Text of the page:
Cartoon critics Phil Witte and Rex Hesner look behind gags to debate what makes a cartoon tick. This week our intrepid critics take a look at springtime.
As the epic pandemic grinds on, the routine of everyday life has been dramatically disrupted. We yearn for something predictable and comforting. Mother Nature provides the relief we seek, for we know that even after the most brutally cold winter, spring will follow. Spring is the season of flowers blooming and life reawakening—and that’s precisely why crafting cartoons about spring is so challenging. What’s funny about spring?
One approach is to contrast spring with the season that preceded it. A particularly harsh winter can bring surprises once the temperature rises, as revealed in this brilliantly understated cartoon by Danny Shanahan.
Of course, one has to wait out winter before one can welcome spring. That’s the theme of this cartoon by Joe Dator, which captures the spirit of compromise necessary for most marriages to succeed.
Barbara Smaller presents a domestic scene where compromise has not ruled the day, in this cartoon that considers another rite of spring: housecleaning.
For visual virtuosity, few compete with veteran cartoonist George Booth. It’s worth savoring this landscape of carefully detailed detritus, piled the length and height of the cartoon. Note the half-eaten tire in the foreground, lying next to the funnel attached to bent pipes. On the other side of the walkway is a bathtub full of junk. A sign reading School Bus sits improbably nearby. The partially open front door leads to more rubbish piled up to the dormers. The caption, by contrast, is a model of economy.
We wait excitedly for the first signs of spring. We know it has arrived when we hear the chirping of the first robin of the season. In Chris Weyant’s cartoon, set in an urban side street, the chirping sound is all you’ll get unless you hand over a tenner. The humor arises from the contrast between our image of a robin heralding the coming of spring—probably flying off after pulling a worm from the moist soil—and a bird held captive in a box to be exploited. The peephole in the box is inspired, and allows the reader to imagine the trapped bird.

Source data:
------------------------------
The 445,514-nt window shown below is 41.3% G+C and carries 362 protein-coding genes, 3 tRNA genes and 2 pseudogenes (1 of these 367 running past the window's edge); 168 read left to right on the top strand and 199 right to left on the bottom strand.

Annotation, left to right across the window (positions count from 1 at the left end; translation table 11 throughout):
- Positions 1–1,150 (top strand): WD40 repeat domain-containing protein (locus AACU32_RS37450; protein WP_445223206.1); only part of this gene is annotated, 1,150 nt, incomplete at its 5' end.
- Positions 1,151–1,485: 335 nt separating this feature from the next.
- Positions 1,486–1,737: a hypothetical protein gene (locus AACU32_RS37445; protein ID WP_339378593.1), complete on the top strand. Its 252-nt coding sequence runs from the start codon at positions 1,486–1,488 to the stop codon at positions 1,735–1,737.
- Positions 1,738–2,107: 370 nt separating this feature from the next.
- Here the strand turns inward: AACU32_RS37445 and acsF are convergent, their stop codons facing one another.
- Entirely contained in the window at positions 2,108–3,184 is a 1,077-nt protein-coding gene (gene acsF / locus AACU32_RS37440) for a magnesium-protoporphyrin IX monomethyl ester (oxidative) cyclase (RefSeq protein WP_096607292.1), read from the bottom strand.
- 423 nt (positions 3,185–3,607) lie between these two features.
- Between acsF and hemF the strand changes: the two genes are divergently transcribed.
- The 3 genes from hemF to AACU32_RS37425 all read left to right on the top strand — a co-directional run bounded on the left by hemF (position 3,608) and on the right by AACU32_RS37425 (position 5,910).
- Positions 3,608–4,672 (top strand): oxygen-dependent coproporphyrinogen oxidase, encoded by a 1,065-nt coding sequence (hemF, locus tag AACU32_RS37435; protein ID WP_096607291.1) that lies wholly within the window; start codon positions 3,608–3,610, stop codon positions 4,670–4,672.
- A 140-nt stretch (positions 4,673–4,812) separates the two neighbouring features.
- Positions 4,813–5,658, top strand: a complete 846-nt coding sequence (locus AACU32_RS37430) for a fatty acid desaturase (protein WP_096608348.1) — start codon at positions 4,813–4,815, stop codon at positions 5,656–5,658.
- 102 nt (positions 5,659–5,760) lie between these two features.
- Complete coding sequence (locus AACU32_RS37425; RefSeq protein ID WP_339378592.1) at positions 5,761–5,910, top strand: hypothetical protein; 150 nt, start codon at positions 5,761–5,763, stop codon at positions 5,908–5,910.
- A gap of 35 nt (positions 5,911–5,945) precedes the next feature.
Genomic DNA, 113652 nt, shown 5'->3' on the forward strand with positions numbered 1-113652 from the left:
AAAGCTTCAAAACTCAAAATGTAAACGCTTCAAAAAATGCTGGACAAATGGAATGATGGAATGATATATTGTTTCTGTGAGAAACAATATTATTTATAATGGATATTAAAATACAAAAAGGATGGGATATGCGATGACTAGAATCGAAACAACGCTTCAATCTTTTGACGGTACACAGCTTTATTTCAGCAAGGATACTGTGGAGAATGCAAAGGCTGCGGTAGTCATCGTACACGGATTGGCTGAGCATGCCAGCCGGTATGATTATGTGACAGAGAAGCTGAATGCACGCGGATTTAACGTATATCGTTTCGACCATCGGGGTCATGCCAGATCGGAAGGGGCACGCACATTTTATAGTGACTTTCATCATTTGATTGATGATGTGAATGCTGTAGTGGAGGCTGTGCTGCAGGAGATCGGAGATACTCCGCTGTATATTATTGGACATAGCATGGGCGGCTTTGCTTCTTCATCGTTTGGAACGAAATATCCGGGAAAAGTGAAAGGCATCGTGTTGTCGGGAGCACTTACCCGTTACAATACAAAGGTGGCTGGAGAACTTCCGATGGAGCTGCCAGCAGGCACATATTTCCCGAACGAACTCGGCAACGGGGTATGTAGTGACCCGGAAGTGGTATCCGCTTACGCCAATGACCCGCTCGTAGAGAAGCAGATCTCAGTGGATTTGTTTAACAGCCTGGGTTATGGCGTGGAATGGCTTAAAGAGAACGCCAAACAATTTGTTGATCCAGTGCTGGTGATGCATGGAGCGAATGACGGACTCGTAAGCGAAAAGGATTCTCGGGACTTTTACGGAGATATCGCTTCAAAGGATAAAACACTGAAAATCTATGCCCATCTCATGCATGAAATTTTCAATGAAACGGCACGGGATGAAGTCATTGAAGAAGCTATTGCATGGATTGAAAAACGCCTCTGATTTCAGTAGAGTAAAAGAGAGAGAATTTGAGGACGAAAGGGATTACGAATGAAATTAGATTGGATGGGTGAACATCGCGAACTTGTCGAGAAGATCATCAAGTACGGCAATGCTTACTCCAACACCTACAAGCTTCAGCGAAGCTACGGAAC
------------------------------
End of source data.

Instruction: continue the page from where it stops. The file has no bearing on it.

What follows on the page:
Sports fans look forward to spring as the beginning of the baseball season. That’s been put on hold this year, but the yearnings are still there. In another bear hibernation cartoon, Tom Toro imagines where the players have been during the off-season. The players, all bearded, rub sleep from their eyes as they stagger into the daylight, ready to play nine innings. The bear observes the spectacle with curiosity. This is a fine, wordless cartoon that presents a complete narrative.
Peter Steiner interprets “spring training” in terms unrelated to baseball. In his shorts and T-shirt, this guy’s just enjoying the sunshine. He’s joined by a singing bird, perhaps a robin, overhead. It’s another excellent cartoon without a caption, although of course the gag relies on the boxed title.
Medical humor has taken a hiatus, as it hits closer to home than one might like, but this Drew Dernavich cartoon takes us from the confines of the operating room and places us in the comforting embrace of nature, or at least Central Park, judging from the buildings in the background. The contrast is surprising and absurd, and of course therein lies the humor.
Depend on Bruce Eric Kaplan to take a dimmer view of outdoor work, and of springtime in general. We’re pretty sure this farmer is not referring to fertilizer.
In a cartoon from an earlier era, Lee Lorenz examines how spring manifests itself among heaven’s angels, and it’s not a pretty sight. The gag is a bit heavy-handed, but the casual yet assured flow of line and dramatic inking make this cartoon a visual delight.
Another rite of spring is the collegiate spring break, another casualty of the times. Carolita Johnson presents a modern-day Venus, complete with arms to pull up her bikini top and pull down her bottom, a flasher for the ages. Not surprisingly, this cartoon was a bit much for The New Yorker, but found a home in The Rejection Collection.
We conclude where we started, with the surprises that greet us with the warming weather. Poor Frosty, now more like Melty. Unlike the man enjoying the sunshine on a park bench in the Steiner cartoon, Frosty in this cartoon by Mick Stevens has become a puddle of his former self. Mick Stevens, not incidentally, is a Florida resident, and although he’s of retirement age, he continues to produce great cartoons.